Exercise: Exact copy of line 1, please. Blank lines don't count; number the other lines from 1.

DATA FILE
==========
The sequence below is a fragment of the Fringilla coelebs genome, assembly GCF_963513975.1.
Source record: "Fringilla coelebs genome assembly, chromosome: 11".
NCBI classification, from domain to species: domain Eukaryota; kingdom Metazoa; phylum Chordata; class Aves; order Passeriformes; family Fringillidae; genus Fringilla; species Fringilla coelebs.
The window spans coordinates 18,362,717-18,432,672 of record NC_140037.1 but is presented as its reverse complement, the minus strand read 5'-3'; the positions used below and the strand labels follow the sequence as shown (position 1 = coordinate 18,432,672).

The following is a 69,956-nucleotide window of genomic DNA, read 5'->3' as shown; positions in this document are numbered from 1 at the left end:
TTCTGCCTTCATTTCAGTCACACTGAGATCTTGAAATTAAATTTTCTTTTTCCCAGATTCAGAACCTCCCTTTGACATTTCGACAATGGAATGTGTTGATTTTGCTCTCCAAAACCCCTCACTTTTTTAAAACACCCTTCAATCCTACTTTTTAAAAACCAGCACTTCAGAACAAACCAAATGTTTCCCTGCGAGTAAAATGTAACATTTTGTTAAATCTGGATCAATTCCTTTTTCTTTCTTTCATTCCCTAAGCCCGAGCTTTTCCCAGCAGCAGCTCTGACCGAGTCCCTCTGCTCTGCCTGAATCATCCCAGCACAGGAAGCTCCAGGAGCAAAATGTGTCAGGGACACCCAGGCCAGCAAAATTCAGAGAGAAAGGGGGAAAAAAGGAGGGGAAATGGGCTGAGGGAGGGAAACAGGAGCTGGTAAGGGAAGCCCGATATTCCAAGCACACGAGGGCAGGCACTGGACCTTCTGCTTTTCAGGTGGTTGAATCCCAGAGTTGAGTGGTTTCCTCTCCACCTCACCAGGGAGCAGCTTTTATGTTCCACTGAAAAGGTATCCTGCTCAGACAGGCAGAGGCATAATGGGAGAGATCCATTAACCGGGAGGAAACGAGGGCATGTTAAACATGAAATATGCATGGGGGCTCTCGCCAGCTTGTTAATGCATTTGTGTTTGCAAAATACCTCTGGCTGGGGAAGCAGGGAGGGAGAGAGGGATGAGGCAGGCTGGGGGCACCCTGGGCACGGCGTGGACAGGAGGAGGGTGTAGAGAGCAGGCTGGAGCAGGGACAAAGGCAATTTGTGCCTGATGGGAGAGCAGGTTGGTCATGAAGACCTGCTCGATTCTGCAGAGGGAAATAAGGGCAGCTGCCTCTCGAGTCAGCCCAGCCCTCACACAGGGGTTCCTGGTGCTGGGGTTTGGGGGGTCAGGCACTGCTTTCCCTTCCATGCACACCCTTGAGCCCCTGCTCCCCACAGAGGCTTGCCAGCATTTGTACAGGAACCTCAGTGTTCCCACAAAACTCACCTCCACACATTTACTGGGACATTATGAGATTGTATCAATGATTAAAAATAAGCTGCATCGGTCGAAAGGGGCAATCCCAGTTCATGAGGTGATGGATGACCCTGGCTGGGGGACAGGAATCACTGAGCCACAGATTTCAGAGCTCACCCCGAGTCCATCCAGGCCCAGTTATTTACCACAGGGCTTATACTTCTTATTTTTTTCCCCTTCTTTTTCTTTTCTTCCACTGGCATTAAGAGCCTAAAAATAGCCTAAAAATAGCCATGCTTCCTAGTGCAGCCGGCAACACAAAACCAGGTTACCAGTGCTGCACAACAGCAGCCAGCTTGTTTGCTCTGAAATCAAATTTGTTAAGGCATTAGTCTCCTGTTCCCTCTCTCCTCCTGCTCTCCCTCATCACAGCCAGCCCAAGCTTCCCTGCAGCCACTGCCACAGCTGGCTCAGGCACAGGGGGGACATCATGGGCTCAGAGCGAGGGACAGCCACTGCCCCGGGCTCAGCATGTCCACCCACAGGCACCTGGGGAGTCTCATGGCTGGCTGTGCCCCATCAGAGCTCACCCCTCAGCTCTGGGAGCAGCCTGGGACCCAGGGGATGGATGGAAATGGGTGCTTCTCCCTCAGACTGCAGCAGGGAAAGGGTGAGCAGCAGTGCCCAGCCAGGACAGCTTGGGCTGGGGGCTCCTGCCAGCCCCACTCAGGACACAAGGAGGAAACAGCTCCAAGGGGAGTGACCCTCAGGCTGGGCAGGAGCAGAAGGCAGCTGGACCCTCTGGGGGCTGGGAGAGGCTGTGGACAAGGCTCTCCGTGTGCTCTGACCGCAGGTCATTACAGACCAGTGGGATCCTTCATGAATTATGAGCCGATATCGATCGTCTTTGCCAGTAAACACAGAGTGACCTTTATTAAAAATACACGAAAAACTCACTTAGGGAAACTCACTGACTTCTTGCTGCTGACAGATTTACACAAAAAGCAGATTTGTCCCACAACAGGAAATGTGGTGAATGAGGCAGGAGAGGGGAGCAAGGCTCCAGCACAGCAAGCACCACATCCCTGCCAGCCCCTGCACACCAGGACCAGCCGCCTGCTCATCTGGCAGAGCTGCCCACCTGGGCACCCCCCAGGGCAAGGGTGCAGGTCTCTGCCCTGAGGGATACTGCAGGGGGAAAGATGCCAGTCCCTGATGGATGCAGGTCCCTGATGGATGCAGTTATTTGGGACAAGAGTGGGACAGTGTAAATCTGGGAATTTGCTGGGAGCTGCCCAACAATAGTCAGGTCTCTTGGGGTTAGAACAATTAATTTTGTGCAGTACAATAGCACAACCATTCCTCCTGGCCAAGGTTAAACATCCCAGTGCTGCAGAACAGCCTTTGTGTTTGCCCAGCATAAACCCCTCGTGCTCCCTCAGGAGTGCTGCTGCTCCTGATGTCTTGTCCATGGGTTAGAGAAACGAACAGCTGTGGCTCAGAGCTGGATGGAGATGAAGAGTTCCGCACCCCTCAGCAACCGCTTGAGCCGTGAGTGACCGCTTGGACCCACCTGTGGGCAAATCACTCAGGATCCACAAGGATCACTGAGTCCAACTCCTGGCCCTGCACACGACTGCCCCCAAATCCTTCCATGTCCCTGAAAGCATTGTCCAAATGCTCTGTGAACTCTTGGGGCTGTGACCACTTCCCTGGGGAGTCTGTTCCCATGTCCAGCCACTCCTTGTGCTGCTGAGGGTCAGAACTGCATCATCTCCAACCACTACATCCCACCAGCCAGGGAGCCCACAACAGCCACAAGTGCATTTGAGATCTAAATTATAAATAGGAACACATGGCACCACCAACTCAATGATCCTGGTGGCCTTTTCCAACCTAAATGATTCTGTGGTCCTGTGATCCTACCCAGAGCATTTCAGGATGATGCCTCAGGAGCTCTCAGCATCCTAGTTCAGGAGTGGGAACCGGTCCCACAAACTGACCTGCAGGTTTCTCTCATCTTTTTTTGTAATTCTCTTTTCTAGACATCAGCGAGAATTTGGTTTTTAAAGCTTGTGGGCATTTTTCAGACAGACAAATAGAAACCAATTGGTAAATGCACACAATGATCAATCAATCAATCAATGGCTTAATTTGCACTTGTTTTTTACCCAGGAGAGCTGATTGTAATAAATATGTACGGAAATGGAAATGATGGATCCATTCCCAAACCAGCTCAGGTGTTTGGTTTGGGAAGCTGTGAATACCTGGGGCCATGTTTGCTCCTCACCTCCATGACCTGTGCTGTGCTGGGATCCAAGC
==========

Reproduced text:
The sequence below is a fragment of the Fringilla coelebs genome, assembly GCF_963513975.1.